THEY WANTED CHOICE: In 2005, school choice supporters rallied at the Capitol in Madison, Wis., showing support for lifting an enrollemnt cap on the Milwaukee Parental Choice Program. Former Assemblywoman Annette Polly Williams, who was described as “absolutely essential” to bringing school choice to Milwaukee, died this past weekend.
By Paul Brennan | Watchdog.org
MILWAUKEE — James Carl was able to sum up the importance of former Assemblywoman Annette Polly Williams in bringing school choice to Milwaukee in two words: “absolutely essential.”
Williams died Sunday at the age of 77, having helped to transform the education landscape in Milwaukee and the nation.
Starting in the late 1980s, Williams threw her support behind the legislation that created the Milwaukee Parental Choice Program. The legislation eventually passed in 1989.
“If it were not for her willingness to support this program, it never would have gotten through the state Legislature,” Carl told Watchdog.
When the MPCP was first proposed, voucher programs were almost exclusively associated with conservative politics.
“Polly Williams was the first African-American politician of a liberal mold to embrace school choice. She was someone who was willing to reach across the aisle work with Republicans on it,” Carl said.
“She was absolutely essential in the creation of the Milwaukee Parental Choice Program.”
Howard Fuller, a former superintendent of Milwaukee Public Schools and a longtime colleague of Williams, echoed this assessment in a tweet he sent out after learning of William’s death.
“There would be no school choice movement had it not been for the courage of Polly Williams. She was the definition of a warrior,” Fuller wrote.
Courage was required for a liberal politician, especially an African-American, to back a school voucher program in the 1980s.
ANNETTE POLLY WILLIAMS: Williams used to explain her advocacy of school choice by saying, “The president shouldn’t be the only person who lives in public housing who gets to send his kids to private school.”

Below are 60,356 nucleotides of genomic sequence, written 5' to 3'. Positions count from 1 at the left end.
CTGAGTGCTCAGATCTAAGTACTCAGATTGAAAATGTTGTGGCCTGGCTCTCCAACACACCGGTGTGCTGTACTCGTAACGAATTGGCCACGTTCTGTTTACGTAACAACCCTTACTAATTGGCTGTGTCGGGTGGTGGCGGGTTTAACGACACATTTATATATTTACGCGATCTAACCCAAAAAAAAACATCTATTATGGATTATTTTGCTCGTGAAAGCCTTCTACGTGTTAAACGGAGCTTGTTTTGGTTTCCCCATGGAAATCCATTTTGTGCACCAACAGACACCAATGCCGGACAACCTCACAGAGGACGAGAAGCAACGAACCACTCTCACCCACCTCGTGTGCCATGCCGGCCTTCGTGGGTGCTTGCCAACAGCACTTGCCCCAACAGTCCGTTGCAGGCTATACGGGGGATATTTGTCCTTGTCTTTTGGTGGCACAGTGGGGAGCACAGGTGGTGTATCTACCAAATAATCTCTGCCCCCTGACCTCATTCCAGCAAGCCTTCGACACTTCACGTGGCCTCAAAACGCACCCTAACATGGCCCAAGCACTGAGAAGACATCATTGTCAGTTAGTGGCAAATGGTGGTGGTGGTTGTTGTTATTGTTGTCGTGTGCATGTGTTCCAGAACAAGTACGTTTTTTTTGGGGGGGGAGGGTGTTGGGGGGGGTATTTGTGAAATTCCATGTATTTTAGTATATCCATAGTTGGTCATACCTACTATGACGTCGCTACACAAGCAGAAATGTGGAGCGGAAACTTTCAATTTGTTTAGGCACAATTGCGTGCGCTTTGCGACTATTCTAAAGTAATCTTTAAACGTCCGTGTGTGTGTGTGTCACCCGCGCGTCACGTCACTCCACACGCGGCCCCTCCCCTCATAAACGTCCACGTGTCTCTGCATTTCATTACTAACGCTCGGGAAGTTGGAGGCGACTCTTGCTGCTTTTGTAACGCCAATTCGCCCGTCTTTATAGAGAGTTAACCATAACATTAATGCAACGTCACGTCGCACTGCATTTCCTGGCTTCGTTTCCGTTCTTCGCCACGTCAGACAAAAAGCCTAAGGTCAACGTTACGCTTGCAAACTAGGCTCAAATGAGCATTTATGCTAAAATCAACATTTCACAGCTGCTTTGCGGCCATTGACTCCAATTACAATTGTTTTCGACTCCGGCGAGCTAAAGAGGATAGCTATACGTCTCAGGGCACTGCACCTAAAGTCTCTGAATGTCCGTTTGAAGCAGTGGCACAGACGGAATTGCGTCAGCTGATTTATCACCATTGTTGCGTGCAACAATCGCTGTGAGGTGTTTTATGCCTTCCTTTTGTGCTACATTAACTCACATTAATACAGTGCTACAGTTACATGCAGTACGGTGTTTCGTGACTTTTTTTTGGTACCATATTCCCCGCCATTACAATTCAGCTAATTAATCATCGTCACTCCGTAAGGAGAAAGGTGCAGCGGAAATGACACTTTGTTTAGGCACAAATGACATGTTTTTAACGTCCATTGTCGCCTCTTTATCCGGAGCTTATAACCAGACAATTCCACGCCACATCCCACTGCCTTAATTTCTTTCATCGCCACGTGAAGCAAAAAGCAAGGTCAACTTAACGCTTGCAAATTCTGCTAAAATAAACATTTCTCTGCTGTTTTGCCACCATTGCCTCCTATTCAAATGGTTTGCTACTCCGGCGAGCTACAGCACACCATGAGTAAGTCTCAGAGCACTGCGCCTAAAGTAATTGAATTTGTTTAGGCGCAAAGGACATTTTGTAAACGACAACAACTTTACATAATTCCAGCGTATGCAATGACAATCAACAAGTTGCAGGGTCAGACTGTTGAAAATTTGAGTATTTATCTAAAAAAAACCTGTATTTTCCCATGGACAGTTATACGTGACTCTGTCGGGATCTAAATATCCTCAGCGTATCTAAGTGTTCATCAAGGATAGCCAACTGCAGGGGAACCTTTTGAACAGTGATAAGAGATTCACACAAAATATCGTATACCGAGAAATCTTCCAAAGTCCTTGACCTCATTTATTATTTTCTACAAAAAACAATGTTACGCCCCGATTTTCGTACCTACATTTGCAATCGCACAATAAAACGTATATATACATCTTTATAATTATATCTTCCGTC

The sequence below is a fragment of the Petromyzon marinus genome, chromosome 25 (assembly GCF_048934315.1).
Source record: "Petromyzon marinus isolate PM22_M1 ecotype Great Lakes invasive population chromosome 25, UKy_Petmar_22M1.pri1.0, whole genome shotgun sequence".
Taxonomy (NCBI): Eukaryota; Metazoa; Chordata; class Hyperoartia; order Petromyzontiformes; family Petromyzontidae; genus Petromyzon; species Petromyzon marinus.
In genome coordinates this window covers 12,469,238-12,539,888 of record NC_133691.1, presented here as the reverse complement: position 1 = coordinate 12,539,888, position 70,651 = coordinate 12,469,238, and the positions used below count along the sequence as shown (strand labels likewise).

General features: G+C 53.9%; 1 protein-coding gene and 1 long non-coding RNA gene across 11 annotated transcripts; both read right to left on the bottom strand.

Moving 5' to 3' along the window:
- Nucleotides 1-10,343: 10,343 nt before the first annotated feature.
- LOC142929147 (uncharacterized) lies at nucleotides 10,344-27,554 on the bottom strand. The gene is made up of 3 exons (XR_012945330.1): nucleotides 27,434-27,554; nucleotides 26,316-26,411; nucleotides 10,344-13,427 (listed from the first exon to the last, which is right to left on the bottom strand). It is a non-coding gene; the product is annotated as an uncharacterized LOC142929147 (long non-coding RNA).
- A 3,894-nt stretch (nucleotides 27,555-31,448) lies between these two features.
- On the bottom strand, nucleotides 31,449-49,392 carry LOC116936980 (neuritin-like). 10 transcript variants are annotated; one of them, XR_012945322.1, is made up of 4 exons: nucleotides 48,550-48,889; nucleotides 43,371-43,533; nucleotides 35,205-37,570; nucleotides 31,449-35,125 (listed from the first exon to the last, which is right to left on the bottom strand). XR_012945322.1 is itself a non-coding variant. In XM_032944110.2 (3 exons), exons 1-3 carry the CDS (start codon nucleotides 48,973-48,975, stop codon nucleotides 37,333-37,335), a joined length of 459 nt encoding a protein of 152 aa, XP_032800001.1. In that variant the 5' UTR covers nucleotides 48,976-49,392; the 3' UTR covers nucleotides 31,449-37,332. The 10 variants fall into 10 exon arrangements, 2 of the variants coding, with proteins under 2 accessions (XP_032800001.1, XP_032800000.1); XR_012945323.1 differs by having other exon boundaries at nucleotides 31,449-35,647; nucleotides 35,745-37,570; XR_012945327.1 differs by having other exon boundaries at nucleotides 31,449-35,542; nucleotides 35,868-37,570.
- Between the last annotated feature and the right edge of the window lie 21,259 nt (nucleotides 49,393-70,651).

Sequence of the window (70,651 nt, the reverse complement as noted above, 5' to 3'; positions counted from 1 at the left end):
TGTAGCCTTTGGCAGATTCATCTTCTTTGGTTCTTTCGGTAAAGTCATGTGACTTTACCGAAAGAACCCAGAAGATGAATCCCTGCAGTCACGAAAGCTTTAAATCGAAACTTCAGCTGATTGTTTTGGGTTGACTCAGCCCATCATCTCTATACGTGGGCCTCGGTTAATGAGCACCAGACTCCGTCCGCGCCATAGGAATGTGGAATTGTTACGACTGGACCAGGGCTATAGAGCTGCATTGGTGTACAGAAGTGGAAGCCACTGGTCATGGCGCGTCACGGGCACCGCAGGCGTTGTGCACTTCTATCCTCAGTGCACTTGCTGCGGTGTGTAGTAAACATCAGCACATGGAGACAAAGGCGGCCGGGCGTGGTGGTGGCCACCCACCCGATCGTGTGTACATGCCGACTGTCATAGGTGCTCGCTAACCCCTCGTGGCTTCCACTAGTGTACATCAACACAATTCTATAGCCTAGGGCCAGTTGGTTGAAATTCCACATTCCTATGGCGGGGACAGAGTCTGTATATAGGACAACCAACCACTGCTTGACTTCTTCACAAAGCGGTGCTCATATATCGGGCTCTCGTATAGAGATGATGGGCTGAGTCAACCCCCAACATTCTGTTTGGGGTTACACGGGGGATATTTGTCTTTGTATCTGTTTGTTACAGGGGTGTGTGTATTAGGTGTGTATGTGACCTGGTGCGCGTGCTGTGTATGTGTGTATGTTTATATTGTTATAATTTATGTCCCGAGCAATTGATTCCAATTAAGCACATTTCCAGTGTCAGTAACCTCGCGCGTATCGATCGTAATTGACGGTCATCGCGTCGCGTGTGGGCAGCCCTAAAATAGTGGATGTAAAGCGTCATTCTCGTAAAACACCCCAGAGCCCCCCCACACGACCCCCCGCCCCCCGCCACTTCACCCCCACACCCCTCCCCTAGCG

In addition to facing fierce opposition from teachers’ unions and other entrenched interests, school vouchers had a history almost guaranteed to alienate African-Americans.
“The first voucher programs were created in the South in the early ’50s in anticipation of the decision of Brown v. Board of Education,” Carl explained.
“Those programs were basically a way of preserving school segregation, after the Supreme Court declared segregation unconstitutional in Brown.”
But regardless of the history, Williams saw how a voucher program could be used to create new educational opportunities for poor and minority children attending failing schools in Milwaukee.
“My fight is for our, for my, black children — to be able to access this system and get the best that this system offers,” Williams said, explaining her advocacy of vouchers.
Her fight gained national attention and as the school choice movement began to take off in the 1990’s, Williams was in high demand as a speaker around the country.
During the Clinton years, she was known to sum up her position on school choice with a sharp witticism: “The president shouldn’t be the only person who lives in public housing who gets to send his kids to private schools.”
Although she is most closely associated with the fight for school choice, and the MCPC paved the way for other such programs around the country, Carl pointed out Williams did more than work on school issues during her long career in the Assembly.
“She was always an advocate for creating greater opportunities for poor and working class people,” Carl said. “Her advocacy of school choice was part of that.”
First elected in 1980, Williams represented the 10th District, which takes in both suburban Glendale and parts of inner city Milwaukee.
By the time she decided to retire in 2010, Williams had become the longest-serving female member of the Legislature.
“The north side of Milwaukee has definitely lost a champion,” Carl added.
Contact Paul Brennan at firstname.lastname@example.org